Harold Moody Lecture 2023

Tuesday 5 December

The Faculty of Life Sciences & Medicine is proud to host the 2023 Harold Moody Lecture, an evening celebrating the legacy of the great Black Briton Dr Harold Moody. A Jamaican-born medical student at King’s, Moody graduated top of his class in 1910. He became a much-respected GP in Peckham and founded Britain’s first civil rights movement.


The Harold Moody lecture series was created as an annual event to platform and celebrate King’s diverse alumni and current academic staff and champion race equality.


The event will be introduced by Professor Ajay Shah, Executive Dean of the Faculty of Life Sciences & Medicine and the event and panel discussion will be chaired by Professor Seeromanie Harding.

Keynote lectures by Dr Karen Joash and Dr Hannah Rayment-Jones will be followed by a panel discussion on Addressing Black maternal and infant health inequalities, with each panel member providing an overview of their research and advocacy in this important topic. There will also be a chance for audience members to ask questions.

Our panelists are:

Chair: Professor Seeromanie Harding

Seeromanie Harding is Professor of Social Epidemiology at King’s College London, where she leads the Population Health and Nutrition Research group. Her expertise spans social and ethnic inequalities in health over the life course, international comparative studies, and community-based interventions in low resource settings.

Seeromanie’s expertise spans social and ethnic inequalities in health over the life course, international comparative studies, and community-based interventions in low resource settings. Seeromanie has a keen interest in using community-based participatory methods and systems perspectives to engage with the complex socio-cultural-political contexts that drive health disparities.

Dr Karen Joash

Dr Karen Joash is the Head of School for Obstetrics and Gynaecology, London at Health Education England and expert in maternal inequalities. Karen is an obstetrician and gynaecologist who is passionate about delivering high quality care to all women. Karen has been working in obstetrics and gynaecology for over ten years and is well known for being a skilled labour ward practitioner. Expertise: High risk obstetrics, perinatal mental health, postnatal care, maternal medicine, general gynaecology, outpatient hysteroscopy, menstrual disorders, early pregnancy, acute gynaecology.

Dr Hannah Rayment-Jones

Dr Hannah Rayment-Jones is a midwife and Advanced NIHR Research Fellow in the Department of Women and Children’s Health at King’s. She has worked in a range of clinical midwifery and obstetric settings, including the provision of continuity of care for women with social risk factors. Her research focuses on maternal and child health inequalities and has been largely informed by her clinical experience and strong interest in equity and social justice.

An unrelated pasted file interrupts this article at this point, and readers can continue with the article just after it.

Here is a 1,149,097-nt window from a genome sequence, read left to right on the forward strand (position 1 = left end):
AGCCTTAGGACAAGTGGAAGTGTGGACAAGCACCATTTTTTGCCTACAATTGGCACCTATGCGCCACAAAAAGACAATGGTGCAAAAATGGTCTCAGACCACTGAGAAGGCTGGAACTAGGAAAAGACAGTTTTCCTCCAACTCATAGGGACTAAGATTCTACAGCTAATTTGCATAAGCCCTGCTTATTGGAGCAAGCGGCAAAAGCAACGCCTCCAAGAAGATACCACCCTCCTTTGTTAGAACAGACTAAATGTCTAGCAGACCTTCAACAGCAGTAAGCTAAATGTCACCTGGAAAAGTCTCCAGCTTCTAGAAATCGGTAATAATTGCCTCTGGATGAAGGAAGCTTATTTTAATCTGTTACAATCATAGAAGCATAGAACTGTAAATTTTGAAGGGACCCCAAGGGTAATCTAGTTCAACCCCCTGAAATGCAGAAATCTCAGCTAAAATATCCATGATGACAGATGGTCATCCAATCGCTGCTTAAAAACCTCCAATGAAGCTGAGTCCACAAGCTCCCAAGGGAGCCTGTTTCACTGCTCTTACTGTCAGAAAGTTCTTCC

Her current advanced NIHR fellowship focuses on the long-term health and social outcomes of women and children with no recourse to public funds and irregular migrant status. She is working alongside lived experience groups, migration experts, policy makers and charities including Maternity Action and Birth Companions.

Agnes Agyepong

Agnes Agyepong is the Founder and CEO of The Global Black Maternal Health Institute. As a maternal health advocate in the UK and former Head of Engagement at a national charity, Agnes has published articles and spoken extensively about the need for maternal health research to become more diverse and inclusive. As a key speaker her credits include the British Medical Association, The Royal College of Midwifery, Royal Society of Medicine, NHS and the Westminster Health Forum. Agnes is also a named author on the Babies in Lockdown Report and supported the UK government on the flagship Early Years Healthy Development Review, a review into improving health and development outcomes for babies in England.

Dr Raquel Catalao

Dr Raquel Catalao is an Academic Clinical Fellow in the Section of Women’s Mental Health and a trainee in psychiatry at South London and Maudsley NHS Trust. Raquel’s research interests include maternal and adolescent health, the interface between physical and mental health and reproductive rights. Racquelstudied graduate entry Medicine at Oxford University after an undergraduate degree in Neuroscience at UCL. Raquel completed the Academic Foundation Programme in North East London where she had the opportunity to work in Public Health alongside her clinical placements.